But many in Ukraine believe the war could be a turning point with lasting impact. “People’s attitude to Ukraine, to the state, has changed completely,” says Sergei Utenkov, director of a nuclear spectroscopy lab in Kharkiv’s Institute of Physics and Technology. “Confidence in the state has grown. And people are standing by their fellow Ukrainians in a way we never saw before.”
If some outside Ukraine are marvelling at its people’s unity, the prowess of its army and Zelenskiy’s aplomb, that is because so much of its post-Soviet period was so fractious and troubled.
Many Ukrainians see the periodic uprisings and conflicts their country went through as the birth pangs of a nation. “Since 1991 we, Ukraine, have apparently made many mistakes and possible setbacks, but we’ve been moving in the right direction, adopting bold and unpopular reforms, even in the time of war,” says Arseniy Yatsenyuk, who served as prime minister from 2014 to 2016.
Years of dysfunction
Ukraine’s birth in 1991 was bloodless to the point of anticlimax: with the Soviet Union beginning to fray, parliament adopted a declaration of independence in August 1991 which was then endorsed by about 90 per cent of voters in a referendum.
It was followed by years of dysfunction that unfolded in parallel with the post-Soviet transformation of Russia. Reforms were fitful and oligarchs captured parts of the economy and the state, fuelling public cynicism about government and institutions that was already deeply entrenched from Soviet times.
Iryna, a volunteer in Ternopil, on the phone in Veteran House: While Ternopil, like much of western Ukraine, has been spared the brunt of Russia’s assault, people are finding a way to help their compatriots. Photograph: Alexey Furman
Ukraine was also hobbled by a deep rift between the east of the country – largely Moscow-leaning, with a complex network of ethnic and cultural ties to Russia – and the more nationalistic, Ukrainian-speaking, pro-European west. In the post-independence era this split began to deepen, with fateful consequences for the whole country.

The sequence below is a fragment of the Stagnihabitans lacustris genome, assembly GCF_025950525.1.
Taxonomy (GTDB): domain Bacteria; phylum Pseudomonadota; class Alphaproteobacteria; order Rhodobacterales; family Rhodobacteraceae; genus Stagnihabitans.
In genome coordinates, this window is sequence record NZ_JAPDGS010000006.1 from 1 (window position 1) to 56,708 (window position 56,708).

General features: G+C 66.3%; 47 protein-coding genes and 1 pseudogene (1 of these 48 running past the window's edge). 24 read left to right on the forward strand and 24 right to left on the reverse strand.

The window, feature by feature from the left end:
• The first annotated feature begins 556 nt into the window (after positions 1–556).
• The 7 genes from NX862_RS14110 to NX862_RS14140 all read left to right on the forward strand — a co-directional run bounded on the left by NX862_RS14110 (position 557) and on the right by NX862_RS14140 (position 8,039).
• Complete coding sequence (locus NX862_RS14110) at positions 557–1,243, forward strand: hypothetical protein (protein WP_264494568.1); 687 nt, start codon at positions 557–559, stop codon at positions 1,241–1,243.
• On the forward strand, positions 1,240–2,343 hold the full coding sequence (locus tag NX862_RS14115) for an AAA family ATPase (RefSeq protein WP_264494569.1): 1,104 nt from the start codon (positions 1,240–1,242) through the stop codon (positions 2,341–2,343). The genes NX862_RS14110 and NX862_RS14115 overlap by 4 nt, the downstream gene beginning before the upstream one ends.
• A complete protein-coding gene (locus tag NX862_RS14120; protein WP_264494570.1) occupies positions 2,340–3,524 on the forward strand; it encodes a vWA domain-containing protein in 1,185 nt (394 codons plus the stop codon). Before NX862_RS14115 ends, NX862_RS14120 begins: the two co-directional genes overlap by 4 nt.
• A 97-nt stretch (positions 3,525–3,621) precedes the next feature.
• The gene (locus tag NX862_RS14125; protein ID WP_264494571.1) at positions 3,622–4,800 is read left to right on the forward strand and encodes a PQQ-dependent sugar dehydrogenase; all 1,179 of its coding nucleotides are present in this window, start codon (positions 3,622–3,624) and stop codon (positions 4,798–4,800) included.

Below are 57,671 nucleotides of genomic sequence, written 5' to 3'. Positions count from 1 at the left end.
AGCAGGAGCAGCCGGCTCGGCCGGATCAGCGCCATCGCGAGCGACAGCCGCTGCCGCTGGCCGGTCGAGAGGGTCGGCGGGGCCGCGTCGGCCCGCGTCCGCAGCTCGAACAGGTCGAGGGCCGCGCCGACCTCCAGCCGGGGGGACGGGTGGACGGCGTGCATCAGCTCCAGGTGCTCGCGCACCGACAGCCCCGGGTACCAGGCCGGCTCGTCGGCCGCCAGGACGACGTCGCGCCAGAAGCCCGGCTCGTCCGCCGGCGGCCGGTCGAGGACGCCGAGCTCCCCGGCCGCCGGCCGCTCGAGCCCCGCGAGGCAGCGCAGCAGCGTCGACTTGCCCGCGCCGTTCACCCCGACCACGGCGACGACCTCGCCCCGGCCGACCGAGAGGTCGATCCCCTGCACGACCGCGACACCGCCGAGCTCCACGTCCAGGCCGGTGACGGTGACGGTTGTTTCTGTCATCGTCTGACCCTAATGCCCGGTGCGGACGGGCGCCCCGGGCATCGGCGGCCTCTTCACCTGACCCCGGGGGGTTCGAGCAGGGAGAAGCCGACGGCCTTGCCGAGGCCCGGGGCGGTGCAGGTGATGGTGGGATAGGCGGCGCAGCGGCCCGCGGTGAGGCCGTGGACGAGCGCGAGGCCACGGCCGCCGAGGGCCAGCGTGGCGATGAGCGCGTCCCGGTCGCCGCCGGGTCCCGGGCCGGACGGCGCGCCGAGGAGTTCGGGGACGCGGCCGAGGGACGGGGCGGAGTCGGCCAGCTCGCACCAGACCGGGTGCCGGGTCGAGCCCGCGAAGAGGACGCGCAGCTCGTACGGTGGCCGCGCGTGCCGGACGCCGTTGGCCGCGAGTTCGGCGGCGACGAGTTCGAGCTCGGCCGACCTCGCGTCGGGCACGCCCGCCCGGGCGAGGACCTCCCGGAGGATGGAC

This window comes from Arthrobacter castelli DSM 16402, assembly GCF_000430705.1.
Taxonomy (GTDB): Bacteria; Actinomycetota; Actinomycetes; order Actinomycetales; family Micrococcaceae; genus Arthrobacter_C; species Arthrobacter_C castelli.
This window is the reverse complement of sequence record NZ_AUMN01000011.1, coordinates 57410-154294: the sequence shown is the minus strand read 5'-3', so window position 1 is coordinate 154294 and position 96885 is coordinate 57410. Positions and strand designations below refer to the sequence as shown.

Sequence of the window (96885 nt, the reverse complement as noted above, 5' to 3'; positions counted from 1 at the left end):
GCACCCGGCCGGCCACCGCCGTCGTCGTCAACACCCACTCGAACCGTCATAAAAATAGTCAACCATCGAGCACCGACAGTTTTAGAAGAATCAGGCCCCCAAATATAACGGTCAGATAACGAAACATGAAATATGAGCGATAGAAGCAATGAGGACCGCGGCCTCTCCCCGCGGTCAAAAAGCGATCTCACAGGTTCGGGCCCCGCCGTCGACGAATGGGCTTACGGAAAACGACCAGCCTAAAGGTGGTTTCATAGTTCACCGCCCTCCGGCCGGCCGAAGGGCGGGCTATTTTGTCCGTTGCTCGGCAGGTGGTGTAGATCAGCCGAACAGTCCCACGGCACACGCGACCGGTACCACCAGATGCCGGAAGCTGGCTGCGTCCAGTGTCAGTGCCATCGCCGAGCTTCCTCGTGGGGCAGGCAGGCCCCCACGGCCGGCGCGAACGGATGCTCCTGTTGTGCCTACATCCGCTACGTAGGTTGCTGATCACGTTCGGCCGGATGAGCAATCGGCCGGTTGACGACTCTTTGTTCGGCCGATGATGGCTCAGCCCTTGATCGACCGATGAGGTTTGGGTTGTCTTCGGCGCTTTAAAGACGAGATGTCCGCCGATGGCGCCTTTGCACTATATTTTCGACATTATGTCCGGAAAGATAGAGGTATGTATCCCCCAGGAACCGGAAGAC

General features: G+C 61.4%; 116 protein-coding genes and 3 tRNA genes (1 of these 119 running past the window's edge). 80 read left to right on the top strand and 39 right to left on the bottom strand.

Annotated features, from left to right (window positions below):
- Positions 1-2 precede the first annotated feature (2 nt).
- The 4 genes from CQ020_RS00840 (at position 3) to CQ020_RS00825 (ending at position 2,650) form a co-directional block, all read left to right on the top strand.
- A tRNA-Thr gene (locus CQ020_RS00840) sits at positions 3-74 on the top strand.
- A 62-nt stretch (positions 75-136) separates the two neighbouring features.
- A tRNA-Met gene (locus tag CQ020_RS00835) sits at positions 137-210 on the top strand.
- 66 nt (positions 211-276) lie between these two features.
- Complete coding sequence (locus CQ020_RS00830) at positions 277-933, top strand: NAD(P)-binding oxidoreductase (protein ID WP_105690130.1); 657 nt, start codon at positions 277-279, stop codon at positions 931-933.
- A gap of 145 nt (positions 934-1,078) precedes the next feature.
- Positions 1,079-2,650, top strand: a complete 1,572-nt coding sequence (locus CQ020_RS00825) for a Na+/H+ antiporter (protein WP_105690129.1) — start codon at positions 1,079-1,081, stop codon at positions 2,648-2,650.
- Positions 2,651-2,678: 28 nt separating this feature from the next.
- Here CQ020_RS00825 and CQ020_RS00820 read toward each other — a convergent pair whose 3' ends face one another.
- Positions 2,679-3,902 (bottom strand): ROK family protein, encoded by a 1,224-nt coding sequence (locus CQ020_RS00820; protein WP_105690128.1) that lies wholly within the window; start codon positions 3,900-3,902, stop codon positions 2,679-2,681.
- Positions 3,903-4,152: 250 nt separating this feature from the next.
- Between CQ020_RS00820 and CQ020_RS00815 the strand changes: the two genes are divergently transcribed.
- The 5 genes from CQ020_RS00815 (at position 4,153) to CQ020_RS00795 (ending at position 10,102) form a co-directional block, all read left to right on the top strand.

After Putin became Russia’s president in 2000, he took advantage of the divisions. “One could see Russia’s deliberate efforts to corrupt Ukraine’s elite and economically control and exploit Ukraine,” says Yuriy Vitrenko, chief executive of state gas company Naftogaz and a close confidant of Zelenskiy.
Then in 2004 the east/west cleavage triggered a massive political crisis that culminated in an event Ukrainians still call the Orange revolution. In that year’s presidential election, Viktor Yanukovich, a politician from the Russian-speaking east who was backed by Putin, defeated Viktor Yushchenko, a centrist supported by the centre and west of Ukraine. But mass protests over vote-rigging prompted a rerun of the ballot, which was this time won by Yushchenko.
Yanukovich came to power anyway in the 2010 elections. But the east/west tensions worsened and with them the debate about Ukraine’s future direction: should it aspire to be part of Europe or cling ever tighter to Russia?
That unresolved question came to the fore in 2013 when Yanukovich unexpectedly pulled Ukraine out of a long-negotiated pact with the EU, triggering months of protests. He ended up fleeing Kyiv as Ukraine’s Revolution of Dignity swept the old order from power.
TV pictures from the uprising conveyed to the outside world an impression of social divisions and violence. But some Ukrainians who took part in the unrest remember it for the culture of grassroots volunteerism and activism that was developed then and has now taken root.
However, in the chaos that ensued, Russia annexed Crimea and fomented a revolt in Ukraine’s eastern Donbas region, where pro-Kremlin separatists declared two breakaway statelets. The conflict, which exposed the frailties of a region remote from Kyiv and vulnerable to Russian meddling, smouldered for eight years and would claim 14,000 lives, including more than 3,400 civilians. But it led to a new seriousness among policymakers about tackling Ukraine’s challenges.
Stefanishyna, the current government official, remembers 2014 as a “breaking moment” that focused Ukrainians’ minds.
“This military aggression was a reality check,” she says. “I think both it and the Revolution of Dignity showed that institutions should be strong, institutions should be resilient and that the government should get rid of corruption.”
In the years that followed, Ukraine digitalised public services to cut layers of red tape, and restored anti-corruption institutions. Still, cynicism about the state persisted, and protest voters played a role in electing Zelenskiy as president, when his only political experience was playing one on TV.
As Putin ramped up his threats against Ukraine, Zelenskiy put in place a strategy for “national resilience”, including provisions for how the government might deal with different scenarios that have since come to pass, including a full-fledged invasion and a mass exodus of refugees heading west.
“That has served a very good goal of our survival, of our security and of making sure the government was fully operational from the first moment the war started,” Stefanishyna says.